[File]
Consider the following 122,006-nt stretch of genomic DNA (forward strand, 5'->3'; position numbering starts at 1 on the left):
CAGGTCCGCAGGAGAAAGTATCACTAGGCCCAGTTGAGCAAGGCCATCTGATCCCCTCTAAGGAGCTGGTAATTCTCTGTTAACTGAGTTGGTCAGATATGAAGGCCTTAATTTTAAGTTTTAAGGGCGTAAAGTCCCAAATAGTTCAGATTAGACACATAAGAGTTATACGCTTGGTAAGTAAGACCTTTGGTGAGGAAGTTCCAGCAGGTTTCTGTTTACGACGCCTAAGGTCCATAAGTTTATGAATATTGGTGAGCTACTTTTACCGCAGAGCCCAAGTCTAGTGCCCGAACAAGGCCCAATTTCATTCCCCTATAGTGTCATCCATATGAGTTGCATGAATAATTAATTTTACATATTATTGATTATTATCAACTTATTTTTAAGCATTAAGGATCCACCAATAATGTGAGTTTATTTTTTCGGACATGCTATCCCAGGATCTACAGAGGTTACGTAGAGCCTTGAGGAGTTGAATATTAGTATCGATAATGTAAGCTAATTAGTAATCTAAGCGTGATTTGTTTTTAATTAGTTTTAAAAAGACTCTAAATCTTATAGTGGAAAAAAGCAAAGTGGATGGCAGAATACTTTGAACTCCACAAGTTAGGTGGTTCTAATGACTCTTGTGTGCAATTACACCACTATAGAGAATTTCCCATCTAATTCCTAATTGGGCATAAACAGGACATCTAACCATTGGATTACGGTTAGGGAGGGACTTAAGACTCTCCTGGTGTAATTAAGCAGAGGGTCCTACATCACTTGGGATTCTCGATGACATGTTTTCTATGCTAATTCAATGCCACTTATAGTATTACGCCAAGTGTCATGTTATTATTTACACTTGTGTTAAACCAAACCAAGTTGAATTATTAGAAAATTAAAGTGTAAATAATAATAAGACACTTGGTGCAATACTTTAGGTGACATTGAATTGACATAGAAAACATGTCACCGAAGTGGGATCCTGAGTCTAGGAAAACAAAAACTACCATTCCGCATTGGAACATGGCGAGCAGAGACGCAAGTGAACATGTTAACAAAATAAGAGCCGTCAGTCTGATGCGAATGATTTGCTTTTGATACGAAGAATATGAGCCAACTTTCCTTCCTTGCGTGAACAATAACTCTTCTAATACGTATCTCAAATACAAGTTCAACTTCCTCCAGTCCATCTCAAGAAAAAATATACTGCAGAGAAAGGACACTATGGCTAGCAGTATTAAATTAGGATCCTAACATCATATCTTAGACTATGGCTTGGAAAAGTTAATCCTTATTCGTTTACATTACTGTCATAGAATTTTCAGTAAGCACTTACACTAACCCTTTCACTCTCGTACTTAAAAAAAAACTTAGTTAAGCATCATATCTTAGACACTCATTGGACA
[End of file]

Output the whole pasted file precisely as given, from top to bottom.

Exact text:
Consider the following 122,006-nt stretch of genomic DNA (forward strand, 5'->3'; position numbering starts at 1 on the left):
CAGGTCCGCAGGAGAAAGTATCACTAGGCCCAGTTGAGCAAGGCCATCTGATCCCCTCTAAGGAGCTGGTAATTCTCTGTTAACTGAGTTGGTCAGATATGAAGGCCTTAATTTTAAGTTTTAAGGGCGTAAAGTCCCAAATAGTTCAGATTAGACACATAAGAGTTATACGCTTGGTAAGTAAGACCTTTGGTGAGGAAGTTCCAGCAGGTTTCTGTTTACGACGCCTAAGGTCCATAAGTTTATGAATATTGGTGAGCTACTTTTACCGCAGAGCCCAAGTCTAGTGCCCGAACAAGGCCCAATTTCATTCCCCTATAGTGTCATCCATATGAGTTGCATGAATAATTAATTTTACATATTATTGATTATTATCAACTTATTTTTAAGCATTAAGGATCCACCAATAATGTGAGTTTATTTTTTCGGACATGCTATCCCAGGATCTACAGAGGTTACGTAGAGCCTTGAGGAGTTGAATATTAGTATCGATAATGTAAGCTAATTAGTAATCTAAGCGTGATTTGTTTTTAATTAGTTTTAAAAAGACTCTAAATCTTATAGTGGAAAAAAGCAAAGTGGATGGCAGAATACTTTGAACTCCACAAGTTAGGTGGTTCTAATGACTCTTGTGTGCAATTACACCACTATAGAGAATTTCCCATCTAATTCCTAATTGGGCATAAACAGGACATCTAACCATTGGATTACGGTTAGGGAGGGACTTAAGACTCTCCTGGTGTAATTAAGCAGAGGGTCCTACATCACTTGGGATTCTCGATGACATGTTTTCTATGCTAATTCAATGCCACTTATAGTATTACGCCAAGTGTCATGTTATTATTTACACTTGTGTTAAACCAAACCAAGTTGAATTATTAGAAAATTAAAGTGTAAATAATAATAAGACACTTGGTGCAATACTTTAGGTGACATTGAATTGACATAGAAAACATGTCACCGAAGTGGGATCCTGAGTCTAGGAAAACAAAAACTACCATTCCGCATTGGAACATGGCGAGCAGAGACGCAAGTGAACATGTTAACAAAATAAGAGCCGTCAGTCTGATGCGAATGATTTGCTTTTGATACGAAGAATATGAGCCAACTTTCCTTCCTTGCGTGAACAATAACTCTTCTAATACGTATCTCAAATACAAGTTCAACTTCCTCCAGTCCATCTCAAGAAAAAATATACTGCAGAGAAAGGACACTATGGCTAGCAGTATTAAATTAGGATCCTAACATCATATCTTAGACTATGGCTTGGAAAAGTTAATCCTTATTCGTTTACATTACTGTCATAGAATTTTCAGTAAGCACTTACACTAACCCTTTCACTCTCGTACTTAAAAAAAAACTTAGTTAAGCATCATATCTTAGACACTCATTGGACA